My earliest memories are of Hardee’s and their massive California Raisin campaign. It revolved around the launch of their Cinnamon ‘N’ Raisin biscuits. If you were a child of the 1980s like I was, you’ll also remember the little non-poseable figures which could only be acquired at Hardee’s.
I remember enjoying their burgers and pies, but they were only open in my neighborhood for a few years. A Hardee’s was still about 20 minutes away from me after that until they disappeared from South Florida in the late 1990s. My Hardee’s rediscovery moment happened during a road trip to Atlanta in 2009. Since then, I have come across one in different parts of Florida all the time. I try to make time to grab some breakfast cause those biscuits are still great.
The pictures below are from those road trips and my original scribblings on BurgerBeast.com can be found right after that. I’ve also included my history of Hardee’s (from my book All About the Burger) that I think you’ll enjoy.
Hardee’s Table of Contents
More Food Pictures
Original Hardee’s Post on BurgerBeast.com
March 5th, 2009 – Hardee’s has not been in Miami for quite some time. Hardee’s last stand in Miami was in Hialeah sometime in the late ’90s. I read recently that they are the number four burger chain (behind McDonald’s, Burger King, and Wendy’s, and their parent company also owns Carl’s Jr.)
On a road trip to Atlanta, during a stop in Wildwood, Florida, to get some gas, that I spotted the star sign in the distance. The smiling star in the Hardee’s logo comes from the Carl’s Jr. logo that I remember as a child.
I ordered their 2/3 lb. Monster Thickburger. It comes with cheese, bacon, and mayo. Those are actually my favorite fast food burger toppings. I also had an order of bacon cheese fries. And because I have no self-control, I ordered the Big Hot Ham N’ Cheese to make sure I wouldn’t be able to walk out of there. If there’s a Hardee’s near you, check it out because there are some good eats.
One last thing, after looking on their website, I realized they have the Big Shef on the menu for a limited time. The Big Shef was the thing to eat at the now-defunct Burger Chef chain that Hardee’s purchased in the early 1980s. If anyone tries one, let me know.
History of Hardee’s from All About the Burger
Year Founded: 1960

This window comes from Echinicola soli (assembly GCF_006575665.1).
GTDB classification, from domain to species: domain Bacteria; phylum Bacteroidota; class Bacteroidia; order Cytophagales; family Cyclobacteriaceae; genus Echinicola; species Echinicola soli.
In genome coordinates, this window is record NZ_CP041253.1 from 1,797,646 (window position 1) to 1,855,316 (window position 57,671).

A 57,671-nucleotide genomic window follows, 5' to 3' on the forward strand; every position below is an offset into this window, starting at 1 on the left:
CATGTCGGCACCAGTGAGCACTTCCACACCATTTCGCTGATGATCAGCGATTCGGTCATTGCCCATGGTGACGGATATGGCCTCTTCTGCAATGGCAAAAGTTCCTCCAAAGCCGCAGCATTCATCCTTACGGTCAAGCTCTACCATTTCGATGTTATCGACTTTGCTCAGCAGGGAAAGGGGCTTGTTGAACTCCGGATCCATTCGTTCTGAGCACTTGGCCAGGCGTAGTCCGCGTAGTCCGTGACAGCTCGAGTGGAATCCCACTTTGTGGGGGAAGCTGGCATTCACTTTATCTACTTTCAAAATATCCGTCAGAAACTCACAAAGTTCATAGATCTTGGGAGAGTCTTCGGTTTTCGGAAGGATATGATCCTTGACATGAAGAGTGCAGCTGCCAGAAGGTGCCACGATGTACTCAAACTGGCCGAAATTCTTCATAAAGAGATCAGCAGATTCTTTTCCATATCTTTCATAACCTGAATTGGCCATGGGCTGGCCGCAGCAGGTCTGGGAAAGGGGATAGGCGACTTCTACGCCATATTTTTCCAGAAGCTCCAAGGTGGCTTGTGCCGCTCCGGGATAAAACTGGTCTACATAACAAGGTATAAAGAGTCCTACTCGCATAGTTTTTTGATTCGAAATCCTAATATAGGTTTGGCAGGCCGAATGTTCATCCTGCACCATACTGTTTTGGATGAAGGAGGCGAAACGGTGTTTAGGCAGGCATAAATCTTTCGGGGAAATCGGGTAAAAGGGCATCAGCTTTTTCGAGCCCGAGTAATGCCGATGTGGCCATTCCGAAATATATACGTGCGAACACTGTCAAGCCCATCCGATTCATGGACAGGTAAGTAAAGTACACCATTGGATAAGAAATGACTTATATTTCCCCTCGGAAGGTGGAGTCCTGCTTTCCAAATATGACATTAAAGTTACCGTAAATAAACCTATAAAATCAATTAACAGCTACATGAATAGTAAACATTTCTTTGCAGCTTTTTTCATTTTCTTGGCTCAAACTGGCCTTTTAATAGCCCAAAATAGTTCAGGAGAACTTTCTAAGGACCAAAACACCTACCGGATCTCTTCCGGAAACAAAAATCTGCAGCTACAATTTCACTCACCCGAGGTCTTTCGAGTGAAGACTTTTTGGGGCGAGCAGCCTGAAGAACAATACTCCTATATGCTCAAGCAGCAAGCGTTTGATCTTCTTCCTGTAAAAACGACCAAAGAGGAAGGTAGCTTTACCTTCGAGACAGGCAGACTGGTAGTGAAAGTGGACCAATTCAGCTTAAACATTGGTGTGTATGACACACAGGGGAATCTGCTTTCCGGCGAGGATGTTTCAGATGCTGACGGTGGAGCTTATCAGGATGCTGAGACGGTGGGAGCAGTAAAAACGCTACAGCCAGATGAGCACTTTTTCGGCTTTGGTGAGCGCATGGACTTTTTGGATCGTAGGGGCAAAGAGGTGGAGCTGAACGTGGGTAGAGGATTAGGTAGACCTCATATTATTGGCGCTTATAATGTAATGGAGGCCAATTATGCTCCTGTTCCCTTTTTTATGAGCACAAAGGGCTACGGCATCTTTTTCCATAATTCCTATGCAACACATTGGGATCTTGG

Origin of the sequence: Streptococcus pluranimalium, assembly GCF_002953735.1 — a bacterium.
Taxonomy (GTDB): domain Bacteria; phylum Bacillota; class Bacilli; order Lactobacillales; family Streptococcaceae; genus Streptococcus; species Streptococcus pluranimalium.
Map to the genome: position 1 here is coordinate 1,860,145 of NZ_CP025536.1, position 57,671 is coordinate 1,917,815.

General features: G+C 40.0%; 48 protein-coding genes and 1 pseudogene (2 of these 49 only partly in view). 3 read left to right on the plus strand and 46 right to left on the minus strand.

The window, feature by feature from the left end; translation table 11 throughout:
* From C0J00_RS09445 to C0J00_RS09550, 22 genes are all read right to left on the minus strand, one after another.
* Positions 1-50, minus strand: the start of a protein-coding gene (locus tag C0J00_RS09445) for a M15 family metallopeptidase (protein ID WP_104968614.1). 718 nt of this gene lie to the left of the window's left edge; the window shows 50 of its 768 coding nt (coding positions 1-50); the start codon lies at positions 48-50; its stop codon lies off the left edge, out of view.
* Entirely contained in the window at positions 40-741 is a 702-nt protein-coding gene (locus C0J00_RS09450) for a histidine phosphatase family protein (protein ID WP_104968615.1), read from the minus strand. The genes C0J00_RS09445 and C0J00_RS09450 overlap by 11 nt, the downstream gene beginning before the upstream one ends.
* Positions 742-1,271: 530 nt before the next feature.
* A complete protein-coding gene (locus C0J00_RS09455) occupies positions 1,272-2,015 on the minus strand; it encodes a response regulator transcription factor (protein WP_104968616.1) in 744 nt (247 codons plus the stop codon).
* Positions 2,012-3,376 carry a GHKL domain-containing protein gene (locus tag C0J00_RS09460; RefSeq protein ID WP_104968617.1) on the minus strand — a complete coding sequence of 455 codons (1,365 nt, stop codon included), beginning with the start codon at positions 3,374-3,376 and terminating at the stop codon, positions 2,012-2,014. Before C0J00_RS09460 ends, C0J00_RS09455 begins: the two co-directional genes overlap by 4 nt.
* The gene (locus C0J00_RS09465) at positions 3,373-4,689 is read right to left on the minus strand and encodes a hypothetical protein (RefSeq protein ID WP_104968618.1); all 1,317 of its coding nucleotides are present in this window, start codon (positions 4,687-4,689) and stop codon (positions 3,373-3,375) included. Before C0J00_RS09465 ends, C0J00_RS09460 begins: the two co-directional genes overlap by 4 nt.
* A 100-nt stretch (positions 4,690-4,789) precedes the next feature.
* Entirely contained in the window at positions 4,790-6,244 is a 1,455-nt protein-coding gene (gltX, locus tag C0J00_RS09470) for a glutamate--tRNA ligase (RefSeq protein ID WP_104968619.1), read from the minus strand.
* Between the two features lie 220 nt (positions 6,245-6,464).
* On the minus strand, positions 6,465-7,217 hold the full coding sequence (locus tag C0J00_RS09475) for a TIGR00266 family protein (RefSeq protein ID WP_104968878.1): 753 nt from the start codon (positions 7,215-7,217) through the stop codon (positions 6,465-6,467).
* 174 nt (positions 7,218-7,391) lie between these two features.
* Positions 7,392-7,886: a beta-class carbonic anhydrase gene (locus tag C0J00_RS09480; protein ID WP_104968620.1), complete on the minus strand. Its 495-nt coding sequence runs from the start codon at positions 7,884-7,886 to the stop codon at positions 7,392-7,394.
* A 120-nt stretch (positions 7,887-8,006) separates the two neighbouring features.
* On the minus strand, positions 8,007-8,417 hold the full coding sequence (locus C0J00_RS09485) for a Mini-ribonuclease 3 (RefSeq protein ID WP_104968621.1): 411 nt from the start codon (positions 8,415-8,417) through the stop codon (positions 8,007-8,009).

City Founded: Greenville, North Carolina
Founder: Wilber Hardee
Number of Locations at the chain’s peak: currently well over 2,000
Signature Burgers: Huskee, Big Twin, and Big Deluxe
Slogan: “We’re out to win you over.”
On an empty lot in Greenville, North Carolina, Wilber Hardee (not Wilbur as it is commonly misspelled) opened his first namesake restaurant on September 3, 1960. He had visited the first McDonald’s in North Carolina and watched as it grossed $168 over one hour during lunchtime. Wilber was convinced that he could recreate what they were doing and do it better. He took a picture of the restaurant and drove home to plan out what would become Hardee’s.
Wilber found someone to build him a small building in a similar style to a McDonald’s, using red and white tiles similar to those that covered the iconic McDonald’s structures. The first Hardee’s didn’t have a dining room, tables, a drive-thru, or even carhops. What it did have was two windows, one for ordering and another for picking up food.
The first Hardee’s menu featured fifteen-cent hamburgers, twenty-cent cheeseburgers, fries, fried apple pies, milkshakes, and soft drinks. McDonald’s was cooking their burgers on a flat-top, while Hardee’s used chargrills, which he believed would give him the edge over the golden arches.
Less than a year after the McDonald’s location that had inspired him had set up shop in Greensboro, North Carolina, Hardee’s opened its doors. The public loved it, and the long lines at the windows proved it.
Second Hardee’s Location Already?